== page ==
Following the wonderful Brothers: A Tale of Two Sons, the second addition to Microsoft’s Summer of Arcade line-up is Microsoft Studios’ own Charlie Murder. A scrolling beat-‘em-up with a thoroughly modern outlook, chances are you already know how to play Charlie Murder, but it’s personality is most certainly unique in the videogames industry.
Charlie Murder is a videogame designed for videogame fans. There are dozens of subtle touches and in-game references that relate to established conventions and memes that half of the character Charlie Murder posses would surely be lost on someone who didn’t know their NES from their SNES. The campaign begins with the player given a tutorial via a scribbling on the wall behind them: the A button jumps, X button hits. Congratulations! You can now play Charlie Murder. Wrestling with demons in hell in fact, until suddenly you get resuscitated. Now it’s time to deal with roaming zombies instead. Much better.
Of course, there’s much more to Charlie Murder than simply punching. The first thing that players will notice is that the amount of weapons available to pick up is rarely less than the amount of players on-screen. Arms, heads, trash cans, tyres, guns and much more are regularly left lying on the ground, encouraging players to pick them up and vary their combat with their use. Of course the enemy design stands to counteract this, with vary ping weaknesses that a seasoned player will quickly switch between weapons in order to take advantage of.
Designed with class variety similar to that of Sacred: Citadel, players will level-up and be given the opportunity to improve their attributes by spending skill points and don new attire to offer further bonuses (all conducted via your in-game Windows Phone 8 handset). The structure of the classes intentionally follows the prescribed formula of Mage, Tank, etc. and the skills you will learn as you progress reflect the traditional understanding of this. You can also purchase tattoos, however, that will offer special abilities outside of the basic skills system.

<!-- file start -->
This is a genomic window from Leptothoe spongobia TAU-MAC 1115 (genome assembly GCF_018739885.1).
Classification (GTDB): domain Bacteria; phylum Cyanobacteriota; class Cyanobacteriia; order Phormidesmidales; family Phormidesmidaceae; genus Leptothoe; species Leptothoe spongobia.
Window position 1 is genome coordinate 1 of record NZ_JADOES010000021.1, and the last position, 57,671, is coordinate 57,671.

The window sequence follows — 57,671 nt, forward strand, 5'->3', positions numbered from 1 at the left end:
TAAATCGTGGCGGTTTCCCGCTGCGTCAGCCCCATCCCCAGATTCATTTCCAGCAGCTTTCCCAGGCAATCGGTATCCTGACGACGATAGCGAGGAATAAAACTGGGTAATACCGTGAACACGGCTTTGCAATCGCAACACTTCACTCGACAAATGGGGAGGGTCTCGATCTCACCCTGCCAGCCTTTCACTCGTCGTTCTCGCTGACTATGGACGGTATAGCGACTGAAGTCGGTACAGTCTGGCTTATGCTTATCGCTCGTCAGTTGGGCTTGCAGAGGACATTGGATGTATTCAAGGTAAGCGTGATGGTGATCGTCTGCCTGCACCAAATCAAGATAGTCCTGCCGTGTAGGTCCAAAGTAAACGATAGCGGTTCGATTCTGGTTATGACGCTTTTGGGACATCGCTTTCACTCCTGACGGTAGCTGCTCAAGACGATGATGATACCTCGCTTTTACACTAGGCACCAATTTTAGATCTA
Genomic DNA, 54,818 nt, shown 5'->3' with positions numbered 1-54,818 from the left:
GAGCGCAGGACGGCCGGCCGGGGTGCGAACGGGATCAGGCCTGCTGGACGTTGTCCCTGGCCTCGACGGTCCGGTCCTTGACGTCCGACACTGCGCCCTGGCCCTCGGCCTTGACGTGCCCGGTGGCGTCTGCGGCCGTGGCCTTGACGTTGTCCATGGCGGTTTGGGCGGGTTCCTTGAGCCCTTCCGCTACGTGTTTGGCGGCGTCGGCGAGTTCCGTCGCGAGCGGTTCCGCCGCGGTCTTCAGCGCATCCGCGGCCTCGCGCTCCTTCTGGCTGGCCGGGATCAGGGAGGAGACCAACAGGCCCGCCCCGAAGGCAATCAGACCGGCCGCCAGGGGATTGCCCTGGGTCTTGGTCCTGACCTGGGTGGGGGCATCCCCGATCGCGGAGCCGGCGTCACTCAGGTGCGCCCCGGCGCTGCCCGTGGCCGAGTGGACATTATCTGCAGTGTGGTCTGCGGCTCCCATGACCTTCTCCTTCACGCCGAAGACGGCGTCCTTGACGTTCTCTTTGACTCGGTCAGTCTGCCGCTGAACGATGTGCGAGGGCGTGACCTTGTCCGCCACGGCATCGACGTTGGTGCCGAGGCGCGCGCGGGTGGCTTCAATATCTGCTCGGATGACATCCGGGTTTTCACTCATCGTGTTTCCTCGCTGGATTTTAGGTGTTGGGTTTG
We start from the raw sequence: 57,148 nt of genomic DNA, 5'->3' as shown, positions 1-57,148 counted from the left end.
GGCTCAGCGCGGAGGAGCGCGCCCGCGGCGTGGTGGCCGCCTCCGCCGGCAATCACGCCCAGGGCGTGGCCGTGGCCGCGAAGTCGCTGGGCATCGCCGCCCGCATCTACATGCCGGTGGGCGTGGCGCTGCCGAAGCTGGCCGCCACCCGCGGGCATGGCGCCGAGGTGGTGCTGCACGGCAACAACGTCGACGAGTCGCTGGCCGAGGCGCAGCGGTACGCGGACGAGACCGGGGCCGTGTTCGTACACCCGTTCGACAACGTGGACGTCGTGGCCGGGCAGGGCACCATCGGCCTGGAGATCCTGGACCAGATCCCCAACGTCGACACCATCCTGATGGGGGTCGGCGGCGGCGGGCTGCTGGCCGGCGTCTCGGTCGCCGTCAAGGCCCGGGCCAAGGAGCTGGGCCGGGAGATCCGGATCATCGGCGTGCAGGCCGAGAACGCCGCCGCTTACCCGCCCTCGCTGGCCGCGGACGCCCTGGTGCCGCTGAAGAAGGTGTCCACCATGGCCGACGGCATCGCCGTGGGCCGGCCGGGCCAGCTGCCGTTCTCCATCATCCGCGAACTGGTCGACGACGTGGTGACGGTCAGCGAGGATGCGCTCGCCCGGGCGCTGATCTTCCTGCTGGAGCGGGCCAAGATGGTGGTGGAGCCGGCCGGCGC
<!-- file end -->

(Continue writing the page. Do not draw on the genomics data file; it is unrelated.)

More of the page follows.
The visual style of Charlie Murder is undoubtedly a highlight. Falling somewhere between Castle Crashers and the artwork used by the Damon Alban front Gorillaz, Charlie Murder’s character is one which you will not forget. The paper-esque design of all objects has clearly been well thought out as even at high speeds – which you will experience occasionally – it still has dramatic impact. The style of attacks and bonus items is perfectly in-keeping with the overarching theme, and the comedy moments that come from a bunch of no hopers becoming an internationally successful band by bashing heads rarely falls short.
While much of the gameplay in Charlie Murder is prescribed and formulaic it’s still thoroughly enjoyable. Just as with Deep Silver’s Scared Citadel, Charlie Murder is a truly modern scrolling beat-‘em-up but one that takes itself far less seriously. It’s designed for some throwaway laughs as you’re reliving many of your favourite genre clichés – an effort which Charlie Murder thrives upon – and for any gamer who earned their stripes in the late ‘80s that’s worth a look on it’s own right.